• Zero-downtime rollouts to previously statically generated pages
  • Global content updates in 300ms
  • Generated pages are both cached and persisted to durable storage

Learn more about ISR with Nuxt.

You can define redirects and response headers with Nuxt on Vercel in your nuxt.config.ts:

nuxt.config.ts
export default defineNuxtConfig({
  routeRules: {
    '/examples/*': { redirect: '/redirect-route' },
    '/modify-headers-route': { headers: { 'x-magic-of': 'nuxt and vercel' } },
  },
});

Image Optimization helps you achieve faster page loads by reducing the size of images and using modern image formats.

When deploying to Vercel, images are automatically optimized on demand, keeping your build times fast while improving your page load performance and Core Web Vitals.

To use Image Optimization with Nuxt on Vercel, follow the Image Optimization quickstart by selecting Nuxt from the dropdown.

Using Image Optimization with Nuxt on Vercel:

  • Requires zero-configuration for Image Optimization when using nuxt/image
  • Helps your team ensure great performance by default
  • Keeps your builds fast by optimizing images on-demand

Learn more about Image Optimization

Dynamic social card images allow you to create a unique image for pages of your site. This is great for sharing links on the web through social platforms or text messages.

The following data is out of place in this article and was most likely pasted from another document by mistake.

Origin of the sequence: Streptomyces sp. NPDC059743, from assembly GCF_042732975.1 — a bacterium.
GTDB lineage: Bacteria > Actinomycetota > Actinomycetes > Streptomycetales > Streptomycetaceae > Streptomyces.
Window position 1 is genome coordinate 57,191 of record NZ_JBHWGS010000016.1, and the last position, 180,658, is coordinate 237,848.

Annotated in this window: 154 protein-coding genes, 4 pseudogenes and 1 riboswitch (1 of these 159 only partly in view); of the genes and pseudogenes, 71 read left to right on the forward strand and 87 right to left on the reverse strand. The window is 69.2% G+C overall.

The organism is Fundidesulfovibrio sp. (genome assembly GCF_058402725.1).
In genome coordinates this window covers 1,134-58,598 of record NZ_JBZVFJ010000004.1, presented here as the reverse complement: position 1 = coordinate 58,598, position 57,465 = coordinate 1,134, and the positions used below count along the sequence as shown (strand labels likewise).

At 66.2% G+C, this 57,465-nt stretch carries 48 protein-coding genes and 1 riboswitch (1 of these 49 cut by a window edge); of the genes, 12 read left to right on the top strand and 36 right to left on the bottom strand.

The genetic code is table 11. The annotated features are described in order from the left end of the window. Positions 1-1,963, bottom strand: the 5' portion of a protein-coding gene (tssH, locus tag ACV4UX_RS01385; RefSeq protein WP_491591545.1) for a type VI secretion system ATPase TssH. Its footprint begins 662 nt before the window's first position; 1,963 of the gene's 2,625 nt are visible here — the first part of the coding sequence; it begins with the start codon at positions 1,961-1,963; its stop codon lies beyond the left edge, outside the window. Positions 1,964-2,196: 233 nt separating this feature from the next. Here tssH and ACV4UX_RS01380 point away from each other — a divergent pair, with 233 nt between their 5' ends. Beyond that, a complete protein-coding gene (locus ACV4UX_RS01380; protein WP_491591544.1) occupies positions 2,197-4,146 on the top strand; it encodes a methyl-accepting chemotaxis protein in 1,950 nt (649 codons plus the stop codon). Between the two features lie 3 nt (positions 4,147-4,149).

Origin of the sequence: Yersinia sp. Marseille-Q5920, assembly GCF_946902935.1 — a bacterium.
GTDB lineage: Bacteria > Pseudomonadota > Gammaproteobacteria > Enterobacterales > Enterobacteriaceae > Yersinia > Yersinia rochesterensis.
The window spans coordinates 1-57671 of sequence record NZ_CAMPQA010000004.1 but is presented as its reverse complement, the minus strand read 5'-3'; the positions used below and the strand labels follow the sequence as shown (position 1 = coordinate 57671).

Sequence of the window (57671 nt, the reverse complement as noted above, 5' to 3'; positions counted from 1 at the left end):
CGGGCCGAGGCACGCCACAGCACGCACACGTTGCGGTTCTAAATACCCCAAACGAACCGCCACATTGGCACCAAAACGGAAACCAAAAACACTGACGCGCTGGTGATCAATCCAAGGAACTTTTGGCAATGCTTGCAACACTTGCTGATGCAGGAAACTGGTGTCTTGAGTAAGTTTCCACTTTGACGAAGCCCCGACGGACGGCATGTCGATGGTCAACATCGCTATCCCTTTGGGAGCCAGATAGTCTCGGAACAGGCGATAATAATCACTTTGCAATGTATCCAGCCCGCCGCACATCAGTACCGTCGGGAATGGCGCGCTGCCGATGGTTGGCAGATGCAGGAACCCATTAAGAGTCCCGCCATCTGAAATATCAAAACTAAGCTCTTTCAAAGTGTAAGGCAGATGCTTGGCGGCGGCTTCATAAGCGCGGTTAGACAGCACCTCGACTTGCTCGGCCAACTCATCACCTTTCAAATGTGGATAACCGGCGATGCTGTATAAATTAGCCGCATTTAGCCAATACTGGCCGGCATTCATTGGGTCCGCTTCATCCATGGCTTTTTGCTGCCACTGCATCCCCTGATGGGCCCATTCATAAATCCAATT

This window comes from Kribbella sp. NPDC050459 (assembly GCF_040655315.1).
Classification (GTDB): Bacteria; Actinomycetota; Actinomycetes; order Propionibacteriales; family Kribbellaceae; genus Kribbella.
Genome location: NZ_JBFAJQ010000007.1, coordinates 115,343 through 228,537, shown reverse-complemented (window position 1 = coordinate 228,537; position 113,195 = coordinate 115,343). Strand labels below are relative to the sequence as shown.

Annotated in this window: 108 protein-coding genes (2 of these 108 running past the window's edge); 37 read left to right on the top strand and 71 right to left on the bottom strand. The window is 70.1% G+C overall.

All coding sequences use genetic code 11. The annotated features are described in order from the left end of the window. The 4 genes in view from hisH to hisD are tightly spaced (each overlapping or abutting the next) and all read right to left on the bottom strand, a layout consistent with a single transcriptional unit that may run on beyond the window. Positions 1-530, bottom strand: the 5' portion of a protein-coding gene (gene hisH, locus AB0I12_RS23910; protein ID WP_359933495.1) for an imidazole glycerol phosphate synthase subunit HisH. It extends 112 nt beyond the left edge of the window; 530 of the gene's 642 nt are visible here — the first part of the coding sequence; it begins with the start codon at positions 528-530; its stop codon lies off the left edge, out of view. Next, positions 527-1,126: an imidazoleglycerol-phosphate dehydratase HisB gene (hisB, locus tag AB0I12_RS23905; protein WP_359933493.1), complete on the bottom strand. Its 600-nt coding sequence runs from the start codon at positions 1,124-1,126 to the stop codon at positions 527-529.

To generate dynamic social card images for Nuxt projects, you can use nuxt-og-image. It uses the main Nuxt/Nitro Server-side rendering(SSR) function.

The following example demonstrates using Open Graph (OG) image generation with nuxt-og-image:

  1. Create a new OG template
components/OgImage/Template.vue
<script setup lang="ts">
  withDefaults(defineProps<{
    title?: string
  }>(), {
    title: 'title',
  })
</script>
<template>
  <div class="h-full w-full flex items-start justify-start border-solid border-blue-500 border-[12px] bg-gray-50">
    <div class="flex items-start justify-start h-full">
      <div class="flex flex-col justify-between w-full h-full">
        <h1 class="text-[80px] p-20 font-black text-left">
          {{ title }}
        </h1>
        <p class="text-2xl pb-10 px-20 font-bold mb-0">
          acme.com
        </p>
      </div>
    </div>
  </div>
</template>
  1. Use that OG image in your pages. Props passed get used in your open graph images.
pages/index.vue
<script lang="ts" setup>
defineOgImageComponent('Template', {
  title: 'Is this thing on?'
})
</script>

To see your generated image, run your project and use Nuxt DevTools. Or you can visit the image at its URL /__og-image__/image/og.png.

Learn more about OG Image Generation with Nuxt.

The Nuxt team does not recommend deploying legacy versions of Nuxt (such as Nuxt 2) on Vercel, except as static sites. If your project uses a legacy version of Nuxt, you should either:

If you still want to use legacy Nuxt versions with Vercel, you should only do so by building a static site with nuxt generate. We do not recommend deploying legacy Nuxt projects with server-side rendering.

See our Frameworks documentation page to learn about the benefits available to all frameworks when you deploy on Vercel.

Learn more about deploying Nuxt projects on Vercel with the following resources:

Last updated on May 27, 2024